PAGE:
Most of me wanted to avoid the Before Watchmen series of titles. First off, I think the books are completely unnecessary. Sometimes you just leave a work of fiction alone. I don’t need to know what happened to Rick after Ilsa got on the plane, I don’t need to know if Jem and Scout ever saw Boo Radley again. I don’t care if the peace between the Motagues and the Capulets was maintained. The Watchmen exists, and didn’t leave me with any unanswered questions.
Secondly, while I respect DC Comics ownership of the Watchmen characters, I also respect Alan Moore’s desires to not use his characters again. I don’t blame or hate DC Comics for doing it, but by the same token, I don’t respect it enough that I felt the need to reward them with money. There are plenty of good comic books out there that I respect, and maybe when I’ve read ALL of them, I can read works that I don’t respect as much.
And third, while I like Watchmen, I don’t have the reverence for it that everyone else does. It’s a good work, and I’ve read it about five times cover to cover. But there are other series I like better and I think are better written. However, I am a comic book reviewer for the Comic Nexus, and we all decided to take turns reviewing the Before Watchmen titles. So I had to gear up and be a professional.
To make my job easier, I took one of the titles that was being written by one of my favorite writers of all time, Brian Azzarello. Ladies and gentlemen, Comedian #1. 1
Publisher: DC Comics
Writer: Brian Azzarello
Artist: J.G. Jones
Release Date: 06/20/2012
Cover Price: $3.99
Review: Digital Copy (From Comixology)
For those of you who don’t know, The Comedian is a super-hero in the Watchmen Universe. He was killed at the beginning of the novel. The Comedian’s real name is Edward Blake. His story spans the generations of superheroes that are shown in the novel.
The Comedian is based on the character of The Peacemaker from Charlton Comics. He is a war-like mercenary who is very cynical and confrontational. In the original work, he is pretty unlikeable especially as he tries to rape Sally Jupiter in one of the first chapters of the story. The Comedian is one of two characters, Doctor Manhattan being the other, who works for the United States government after the team disbands.
Q: Did the FBI reroute The Comedian so he wouldn’t be in Dallas to save the President’s life?
Q: Did John Kennedy want Eddie to be near him as he suspected that something was going down?
Brian Azzarello must really be a John Kennedy assassination or conspiracy theory buff. This is the second time that he has used both the assassination of John Kennedy and the death of Marilyn Monroe in a comic book story.3 It does work very conveniently for comic book stories. A fixed point in time, as it were.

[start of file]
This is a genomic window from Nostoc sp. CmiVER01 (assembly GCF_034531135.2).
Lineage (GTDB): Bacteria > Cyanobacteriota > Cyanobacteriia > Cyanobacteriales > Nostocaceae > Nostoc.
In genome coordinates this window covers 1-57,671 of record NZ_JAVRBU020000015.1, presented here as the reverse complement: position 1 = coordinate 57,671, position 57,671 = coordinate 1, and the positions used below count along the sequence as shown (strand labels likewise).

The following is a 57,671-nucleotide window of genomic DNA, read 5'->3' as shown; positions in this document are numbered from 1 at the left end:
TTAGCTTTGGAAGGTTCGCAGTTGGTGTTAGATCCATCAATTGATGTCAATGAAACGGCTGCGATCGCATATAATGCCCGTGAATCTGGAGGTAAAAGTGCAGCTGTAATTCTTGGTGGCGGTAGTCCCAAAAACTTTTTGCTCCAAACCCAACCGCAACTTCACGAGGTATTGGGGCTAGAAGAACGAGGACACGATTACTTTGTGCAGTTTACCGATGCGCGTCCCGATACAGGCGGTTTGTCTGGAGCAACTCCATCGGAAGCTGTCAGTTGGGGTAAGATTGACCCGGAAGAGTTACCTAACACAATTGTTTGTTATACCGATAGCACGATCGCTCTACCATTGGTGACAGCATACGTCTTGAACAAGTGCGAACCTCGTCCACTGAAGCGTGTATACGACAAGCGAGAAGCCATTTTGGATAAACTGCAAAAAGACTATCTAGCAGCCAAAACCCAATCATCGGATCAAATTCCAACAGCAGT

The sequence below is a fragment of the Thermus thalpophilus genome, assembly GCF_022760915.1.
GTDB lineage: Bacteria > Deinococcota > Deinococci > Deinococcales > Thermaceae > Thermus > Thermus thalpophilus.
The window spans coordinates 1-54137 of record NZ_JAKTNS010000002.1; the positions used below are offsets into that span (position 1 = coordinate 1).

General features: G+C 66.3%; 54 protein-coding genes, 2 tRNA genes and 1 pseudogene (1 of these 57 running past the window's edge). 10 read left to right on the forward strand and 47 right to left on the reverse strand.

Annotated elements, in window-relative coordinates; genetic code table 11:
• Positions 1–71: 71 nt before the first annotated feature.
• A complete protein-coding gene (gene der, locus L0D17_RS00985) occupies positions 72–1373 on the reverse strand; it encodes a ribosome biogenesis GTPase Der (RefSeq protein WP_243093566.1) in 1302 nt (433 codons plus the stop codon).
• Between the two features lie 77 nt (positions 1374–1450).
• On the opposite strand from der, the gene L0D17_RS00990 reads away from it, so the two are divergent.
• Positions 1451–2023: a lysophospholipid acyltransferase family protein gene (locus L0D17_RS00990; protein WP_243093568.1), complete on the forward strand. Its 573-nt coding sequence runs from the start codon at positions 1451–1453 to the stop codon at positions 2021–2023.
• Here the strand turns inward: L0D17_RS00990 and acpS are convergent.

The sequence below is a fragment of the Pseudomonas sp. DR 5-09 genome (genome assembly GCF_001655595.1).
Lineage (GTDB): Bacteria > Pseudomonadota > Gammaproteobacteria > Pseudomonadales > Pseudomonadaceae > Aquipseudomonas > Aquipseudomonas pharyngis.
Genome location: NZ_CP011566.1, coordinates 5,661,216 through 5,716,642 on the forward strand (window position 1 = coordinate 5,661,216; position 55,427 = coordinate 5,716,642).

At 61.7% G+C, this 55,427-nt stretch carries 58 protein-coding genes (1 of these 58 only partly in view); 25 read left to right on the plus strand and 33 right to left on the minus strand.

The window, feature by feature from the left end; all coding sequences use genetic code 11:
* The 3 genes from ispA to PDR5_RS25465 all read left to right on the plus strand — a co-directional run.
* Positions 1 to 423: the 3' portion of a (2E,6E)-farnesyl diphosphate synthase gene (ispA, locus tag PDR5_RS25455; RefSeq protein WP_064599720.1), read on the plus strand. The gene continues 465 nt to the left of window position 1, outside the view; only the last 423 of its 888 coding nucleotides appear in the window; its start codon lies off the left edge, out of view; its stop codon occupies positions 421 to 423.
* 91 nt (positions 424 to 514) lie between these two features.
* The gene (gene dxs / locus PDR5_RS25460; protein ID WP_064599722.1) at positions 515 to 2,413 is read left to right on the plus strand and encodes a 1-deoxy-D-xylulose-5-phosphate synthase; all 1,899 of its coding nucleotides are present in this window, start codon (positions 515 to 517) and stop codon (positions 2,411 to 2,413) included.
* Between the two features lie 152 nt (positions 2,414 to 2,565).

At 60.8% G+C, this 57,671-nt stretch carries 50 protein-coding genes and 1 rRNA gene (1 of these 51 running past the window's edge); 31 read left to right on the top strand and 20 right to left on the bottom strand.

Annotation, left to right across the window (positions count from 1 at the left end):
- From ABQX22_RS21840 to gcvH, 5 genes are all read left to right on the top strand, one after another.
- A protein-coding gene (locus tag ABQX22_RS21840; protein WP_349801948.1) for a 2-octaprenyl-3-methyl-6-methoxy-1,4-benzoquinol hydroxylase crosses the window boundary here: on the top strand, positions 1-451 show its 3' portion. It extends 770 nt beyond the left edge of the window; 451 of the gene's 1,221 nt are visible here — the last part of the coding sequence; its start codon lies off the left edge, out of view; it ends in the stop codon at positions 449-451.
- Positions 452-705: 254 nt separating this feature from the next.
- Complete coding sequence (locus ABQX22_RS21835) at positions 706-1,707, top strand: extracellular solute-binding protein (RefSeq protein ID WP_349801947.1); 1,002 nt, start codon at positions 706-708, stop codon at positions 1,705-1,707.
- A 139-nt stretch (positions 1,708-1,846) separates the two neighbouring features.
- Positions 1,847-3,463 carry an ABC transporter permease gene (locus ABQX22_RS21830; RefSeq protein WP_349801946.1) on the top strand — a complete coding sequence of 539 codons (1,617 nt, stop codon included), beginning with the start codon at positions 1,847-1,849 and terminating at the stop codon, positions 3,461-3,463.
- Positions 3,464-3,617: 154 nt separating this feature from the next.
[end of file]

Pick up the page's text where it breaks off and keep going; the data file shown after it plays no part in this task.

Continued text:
The story is really well done. The idea of a superhero who is playing football with the President is definitely a Normal Rockwell sort of image. One you would expect of a Superman like character (football, hot dogs, apple pie, etc.) instead of the more Nick Fury/Punisher type that is The Comedian.
Azzarello shows a very different side of Eddie Blake from The Watchmen graphic novel. But, you can imagine this series almost fitting between the ages when he was abrasive to when he became a psychopathic killer.
I thought that Azzarello could play up more that The Comedian was an employee of the government, rather than just being a superhero. It certainly is suggested in the story, but not really stated clearly.
The interplay with the Kennedy family was certainly interesting. I liked the interplay with the brothers, as it made them seem very youthful. I also liked the depiction of Jacqueline Kennedy as being a manipulator behind the scenes, knowing how to use The Comedian’s loyalty and respect towards her husband to get him to do what he wanted.
The scene with The Comedian sitting on the bed with Marilyn Monroe was very interesting. He had no sense of remorse, but there was a feeling of regret, of him looking over the scene of the dead superstar of a regret of what might have been. But as professional, he grabs a baseball (supposedly Joe DiMaggio signed) and leaves the scene.
The passage of time was very confusing in this story. Marilyn Monroe died in August of 1962, and John Kennedy in November of 1963. 4 But the book makes no suggestion that significant time has passed between the events. The book actually suggests that The Comedian is in a bar following the assassination when Kennedy contacts him.
I also did not understand how Kennedy calls him from the White House, and then he was in Dallas that same day or maybe the next. I’m not a huge fan of timeline bubbles, but here it would have been helpful.
This book was pretty good, and definitely shows Brian Azzarello in his full element: real fiction with an historical bent. He makes The Comedian into a fairly sympathetic character, and I wonder if this is a different vision of the character, or if the events in this book are going to make The Comedian who he becomes later. I wonder if the series will be a retrospective of his entire life, or a chapter in which we see an event that changes him forever.
Overall Grade: 8.5 (workman like good job from Azzarello)
1 – Please note, I’m not a Watchmen historian. I may get several facts incorrect from the graphic novel.
2 – Presumably off the coast of Massachusetts.
3 – The other time was in 100 Bullets issue #27. If you haven’t read that one, you definitely should.
4 – If the timeline in Watchmen matches that of our world, that is.